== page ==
Then on June 20, hackers claimed to possess the data of one lakh people from the Investment Corporation of Bangladesh's database. They claimed to have gotten 9,000 pages of information, including names, addresses and bank account numbers.
The Daily Star, however, could not get access to the data and independently verify the claim.
On July 3, some hackers captured the Bangladesh Railway online ticket portal in a DDoS attack but no data was reportedly lost.
Such DDoS attacks were leveled against the Bangladesh army and air force websites in recent times, with the former being attacked twice. While no data was reportedly lost, the sites were down for a considerable amount of time.
There was also a concerted effort by Indian hackers to deface educational institute websites with such low-level attacks towards the end of June -- Varendra University being one of the victims.
In their bid to attack educational institutes, they leaked all employee data of a school in Dhaka and the user information of a job-recruiting site.
On June 27, they, however, executed a large data leak when they attacked a third-party educational management system called "Schoobee", operated by Leotech. The system provides essential services, including attendance monitoring, student information and more, for its client institutes.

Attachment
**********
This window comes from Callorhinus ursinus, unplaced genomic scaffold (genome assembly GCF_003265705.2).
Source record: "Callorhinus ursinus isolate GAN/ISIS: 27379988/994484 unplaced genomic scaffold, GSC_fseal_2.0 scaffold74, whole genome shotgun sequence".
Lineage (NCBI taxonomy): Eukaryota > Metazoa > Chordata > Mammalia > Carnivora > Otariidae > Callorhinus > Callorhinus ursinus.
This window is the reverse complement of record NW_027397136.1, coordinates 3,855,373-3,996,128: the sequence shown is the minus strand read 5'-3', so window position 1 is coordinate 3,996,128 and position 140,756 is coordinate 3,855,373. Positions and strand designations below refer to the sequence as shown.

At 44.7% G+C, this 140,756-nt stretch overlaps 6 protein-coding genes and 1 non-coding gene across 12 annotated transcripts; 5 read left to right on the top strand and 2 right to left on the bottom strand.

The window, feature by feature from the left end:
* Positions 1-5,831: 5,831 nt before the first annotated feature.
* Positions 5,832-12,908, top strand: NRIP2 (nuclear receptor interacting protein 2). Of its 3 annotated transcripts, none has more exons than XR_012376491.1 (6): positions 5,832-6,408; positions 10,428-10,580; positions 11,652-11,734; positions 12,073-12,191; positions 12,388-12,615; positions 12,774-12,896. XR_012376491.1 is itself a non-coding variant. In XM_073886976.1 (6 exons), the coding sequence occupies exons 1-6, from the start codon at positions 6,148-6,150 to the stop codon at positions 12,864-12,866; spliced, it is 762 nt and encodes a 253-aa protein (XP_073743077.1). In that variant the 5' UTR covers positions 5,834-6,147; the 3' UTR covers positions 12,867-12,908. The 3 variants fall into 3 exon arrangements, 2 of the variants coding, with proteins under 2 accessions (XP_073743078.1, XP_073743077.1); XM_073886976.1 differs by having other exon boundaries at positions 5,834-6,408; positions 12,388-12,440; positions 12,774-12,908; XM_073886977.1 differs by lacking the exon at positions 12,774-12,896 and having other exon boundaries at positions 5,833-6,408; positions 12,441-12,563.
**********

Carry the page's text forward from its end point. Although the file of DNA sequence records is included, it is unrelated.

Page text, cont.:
Three days prior, they leaked a small amount of employee data of the National Institute of Cardiovascular Diseases Hospital.
The BGD e-GOV CIRT project director said, "I don't know why there has been a spike in such attacks, but that is what we are observing."
While there has been a flurry of activities, the threats lay bare, shows an online service called LeakIX, which indexes security loopholes and open ports in websites and servers across the world.
A search for Bangladesh reveals over 7,000 results, which include major government portals such as the Prime Minister's Office, Bangladesh University of Engineering and Technology, Rajshahi University of Engineering and Technology, Bangladesh Data Centre Company, newspaper websites and a host of internet service providers.
The situation had become such that on June 27, the CIRT issued a notice urging the government, military, and financial institutions to remain vigilant and take necessary security measures against potential cyber attacks. It specifically mentioned that various sectors, including government and military entities, critical information infrastructures, law enforcement agencies, banks and NBFIs, pharmaceuticals, retail and industrial organisations, and energy and education sectors could be targeted.
However, such notices often fall onto deaf ears.
Just two days before Biman was attacked by a ransomware, the CIRT had sent a notice on March 14 to let the organisation know it had noticed malware activities at an open back-door in the server. They had been notified of such activities even back in 2022.
The authorities concerned ignored the notice to the point of denying that hackers could hold their data hostage for ransom.
"No data has been stolen," Biman's managing director Shafiul Azim had told this newspaper back in March.
(The Daily Star's Shahriar Rahman and Zarif Faiaz also contributed to this report.)